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PLoS One. 2013 Apr 26;8(4):e62509. doi: 10.1371/journal.pone.0062509. Print 2013.

miR-132/212 knockout mice reveal roles for these miRNAs in regulating cortical synaptic transmission and plasticity.

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1
Wellcome Trust Centre for Gene Regulation, College of Life Sciences, University of Dundee, Dundee, United Kingdom.

Abstract

miR-132 and miR-212 are two closely related miRNAs encoded in the same intron of a small non-coding gene, which have been suggested to play roles in both immune and neuronal function. We describe here the generation and initial characterisation of a miR-132/212 double knockout mouse. These mice were viable and fertile with no overt adverse phenotype. Analysis of innate immune responses, including TLR-induced cytokine production and IFNβ induction in response to viral infection of primary fibroblasts did not reveal any phenotype in the knockouts. In contrast, the loss of miR-132 and miR-212, while not overtly affecting neuronal morphology, did affect synaptic function. In both hippocampal and neocortical slices miR-132/212 knockout reduced basal synaptic transmission, without affecting paired-pulse facilitation. Hippocampal long-term potentiation (LTP) induced by tetanic stimulation was not affected by miR-132/212 deletion, whilst theta burst LTP was enhanced. In contrast, neocortical theta burst-induced LTP was inhibited by loss of miR-132/212. Together these results indicate that miR-132 and/or miR-212 play a significant role in synaptic function, possibly by regulating the number of postsynaptic AMPA receptors under basal conditions and during activity-dependent synaptic plasticity.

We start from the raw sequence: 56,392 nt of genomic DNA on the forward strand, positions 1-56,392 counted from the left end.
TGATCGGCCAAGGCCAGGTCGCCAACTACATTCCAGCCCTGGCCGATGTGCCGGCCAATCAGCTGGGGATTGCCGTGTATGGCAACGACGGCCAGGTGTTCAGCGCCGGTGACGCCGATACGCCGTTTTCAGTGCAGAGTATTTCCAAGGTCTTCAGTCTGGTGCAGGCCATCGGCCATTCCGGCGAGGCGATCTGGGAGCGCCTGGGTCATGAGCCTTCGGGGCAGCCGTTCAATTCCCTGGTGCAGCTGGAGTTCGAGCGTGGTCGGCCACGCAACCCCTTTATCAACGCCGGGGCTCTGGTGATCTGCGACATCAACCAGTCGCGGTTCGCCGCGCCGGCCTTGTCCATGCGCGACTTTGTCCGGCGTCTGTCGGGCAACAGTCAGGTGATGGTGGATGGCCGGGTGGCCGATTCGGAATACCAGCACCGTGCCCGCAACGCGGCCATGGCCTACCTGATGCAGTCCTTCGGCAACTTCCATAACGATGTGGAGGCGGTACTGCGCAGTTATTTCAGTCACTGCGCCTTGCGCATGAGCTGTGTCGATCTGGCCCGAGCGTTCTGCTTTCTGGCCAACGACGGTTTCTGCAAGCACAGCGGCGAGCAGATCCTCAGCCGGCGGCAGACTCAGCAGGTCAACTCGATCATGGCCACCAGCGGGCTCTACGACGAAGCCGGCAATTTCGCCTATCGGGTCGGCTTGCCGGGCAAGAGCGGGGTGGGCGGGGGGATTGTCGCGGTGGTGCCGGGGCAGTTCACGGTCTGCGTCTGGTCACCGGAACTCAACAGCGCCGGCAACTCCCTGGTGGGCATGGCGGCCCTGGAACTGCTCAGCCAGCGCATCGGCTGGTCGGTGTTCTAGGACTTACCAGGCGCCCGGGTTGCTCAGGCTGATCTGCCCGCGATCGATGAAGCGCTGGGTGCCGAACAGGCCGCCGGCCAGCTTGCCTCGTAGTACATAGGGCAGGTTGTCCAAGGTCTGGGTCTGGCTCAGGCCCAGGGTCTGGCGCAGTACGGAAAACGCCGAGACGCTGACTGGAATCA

PMID:
23658634
PMCID:
PMC3637221
DOI:
10.1371/journal.pone.0062509
[Indexed for MEDLINE]
Free PMC Article
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